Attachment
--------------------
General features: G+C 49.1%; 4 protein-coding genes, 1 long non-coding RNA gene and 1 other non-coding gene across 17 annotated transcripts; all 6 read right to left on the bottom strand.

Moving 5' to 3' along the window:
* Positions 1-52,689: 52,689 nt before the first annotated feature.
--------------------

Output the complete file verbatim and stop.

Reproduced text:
General features: G+C 49.1%; 4 protein-coding genes, 1 long non-coding RNA gene and 1 other non-coding gene across 17 annotated transcripts; all 6 read right to left on the bottom strand.

Moving 5' to 3' along the window:
* Positions 1-52,689: 52,689 nt before the first annotated feature.